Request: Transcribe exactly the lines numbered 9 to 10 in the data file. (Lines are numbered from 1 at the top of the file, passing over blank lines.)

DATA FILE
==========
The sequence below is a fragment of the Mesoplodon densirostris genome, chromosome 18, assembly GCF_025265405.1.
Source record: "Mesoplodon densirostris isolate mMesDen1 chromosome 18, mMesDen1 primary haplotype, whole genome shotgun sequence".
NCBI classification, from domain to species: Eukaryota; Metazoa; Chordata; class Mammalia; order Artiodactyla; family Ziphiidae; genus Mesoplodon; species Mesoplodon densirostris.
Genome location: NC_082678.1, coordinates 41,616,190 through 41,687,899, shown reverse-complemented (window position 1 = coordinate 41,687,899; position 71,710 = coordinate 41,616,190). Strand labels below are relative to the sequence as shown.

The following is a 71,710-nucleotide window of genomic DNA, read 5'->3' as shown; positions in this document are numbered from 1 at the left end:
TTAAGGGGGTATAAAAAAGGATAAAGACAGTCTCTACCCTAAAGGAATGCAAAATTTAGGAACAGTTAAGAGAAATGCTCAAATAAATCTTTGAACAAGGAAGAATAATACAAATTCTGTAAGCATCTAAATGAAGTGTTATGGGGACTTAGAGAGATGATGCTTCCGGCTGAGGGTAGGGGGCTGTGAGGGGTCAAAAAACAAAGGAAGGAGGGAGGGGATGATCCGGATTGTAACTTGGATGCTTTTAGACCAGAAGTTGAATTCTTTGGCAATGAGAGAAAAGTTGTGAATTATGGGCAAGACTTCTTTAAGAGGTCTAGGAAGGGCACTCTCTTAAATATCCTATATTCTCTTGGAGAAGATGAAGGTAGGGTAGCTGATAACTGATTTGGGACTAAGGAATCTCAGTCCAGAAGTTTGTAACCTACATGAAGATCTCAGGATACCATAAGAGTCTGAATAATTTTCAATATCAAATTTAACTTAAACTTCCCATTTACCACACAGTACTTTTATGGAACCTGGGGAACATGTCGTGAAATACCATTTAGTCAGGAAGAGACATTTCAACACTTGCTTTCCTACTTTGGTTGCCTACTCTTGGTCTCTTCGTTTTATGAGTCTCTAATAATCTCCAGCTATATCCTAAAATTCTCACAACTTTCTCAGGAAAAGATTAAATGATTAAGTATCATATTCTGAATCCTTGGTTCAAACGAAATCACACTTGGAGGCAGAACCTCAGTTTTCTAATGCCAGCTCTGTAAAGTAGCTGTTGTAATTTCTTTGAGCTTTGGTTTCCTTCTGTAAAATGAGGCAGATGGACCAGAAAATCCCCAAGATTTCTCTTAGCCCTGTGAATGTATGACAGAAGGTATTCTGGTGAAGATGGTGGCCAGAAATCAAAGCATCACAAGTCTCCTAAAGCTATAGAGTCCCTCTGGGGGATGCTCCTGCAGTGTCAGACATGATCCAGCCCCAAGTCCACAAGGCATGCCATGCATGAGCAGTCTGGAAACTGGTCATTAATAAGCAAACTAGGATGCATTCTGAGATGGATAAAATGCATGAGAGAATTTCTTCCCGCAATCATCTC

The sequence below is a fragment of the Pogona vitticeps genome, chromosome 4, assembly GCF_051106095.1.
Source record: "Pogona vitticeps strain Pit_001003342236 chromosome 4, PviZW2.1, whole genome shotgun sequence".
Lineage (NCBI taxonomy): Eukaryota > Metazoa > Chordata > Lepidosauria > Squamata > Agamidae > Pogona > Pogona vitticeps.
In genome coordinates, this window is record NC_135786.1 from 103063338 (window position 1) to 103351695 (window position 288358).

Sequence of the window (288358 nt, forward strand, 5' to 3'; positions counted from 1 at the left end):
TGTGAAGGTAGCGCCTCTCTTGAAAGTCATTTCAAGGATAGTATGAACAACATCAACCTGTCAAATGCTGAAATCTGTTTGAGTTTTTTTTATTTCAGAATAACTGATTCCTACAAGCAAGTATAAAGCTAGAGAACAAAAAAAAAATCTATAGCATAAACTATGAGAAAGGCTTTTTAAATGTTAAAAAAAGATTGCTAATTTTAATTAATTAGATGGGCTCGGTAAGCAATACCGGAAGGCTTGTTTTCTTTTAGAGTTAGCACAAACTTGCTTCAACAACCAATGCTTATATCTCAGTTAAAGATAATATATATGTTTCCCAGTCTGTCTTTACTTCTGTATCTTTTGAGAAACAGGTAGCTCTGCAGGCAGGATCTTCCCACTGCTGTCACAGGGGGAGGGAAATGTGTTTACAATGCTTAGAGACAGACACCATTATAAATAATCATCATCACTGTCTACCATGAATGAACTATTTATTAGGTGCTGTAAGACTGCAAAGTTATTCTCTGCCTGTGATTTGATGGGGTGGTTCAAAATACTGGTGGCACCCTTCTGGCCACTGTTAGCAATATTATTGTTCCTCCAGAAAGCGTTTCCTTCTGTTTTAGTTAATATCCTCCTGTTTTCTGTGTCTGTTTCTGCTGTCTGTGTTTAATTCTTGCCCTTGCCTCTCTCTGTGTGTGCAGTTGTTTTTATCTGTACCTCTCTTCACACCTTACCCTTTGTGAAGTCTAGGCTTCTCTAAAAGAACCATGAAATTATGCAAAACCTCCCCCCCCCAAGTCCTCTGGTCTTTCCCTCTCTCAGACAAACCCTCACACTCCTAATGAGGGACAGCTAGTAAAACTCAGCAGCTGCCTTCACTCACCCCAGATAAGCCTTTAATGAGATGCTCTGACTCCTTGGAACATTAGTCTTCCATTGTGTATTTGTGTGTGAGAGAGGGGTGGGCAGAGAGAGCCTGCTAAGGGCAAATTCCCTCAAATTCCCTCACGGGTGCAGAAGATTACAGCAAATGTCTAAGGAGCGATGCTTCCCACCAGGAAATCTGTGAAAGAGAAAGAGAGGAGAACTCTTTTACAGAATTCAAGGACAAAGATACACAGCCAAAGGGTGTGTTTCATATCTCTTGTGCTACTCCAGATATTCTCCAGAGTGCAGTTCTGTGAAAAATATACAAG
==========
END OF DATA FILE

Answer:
Lineage (NCBI taxonomy): Eukaryota > Metazoa > Chordata > Lepidosauria > Squamata > Agamidae > Pogona > Pogona vitticeps.
In genome coordinates, this window is record NC_135786.1 from 103063338 (window position 1) to 103351695 (window position 288358).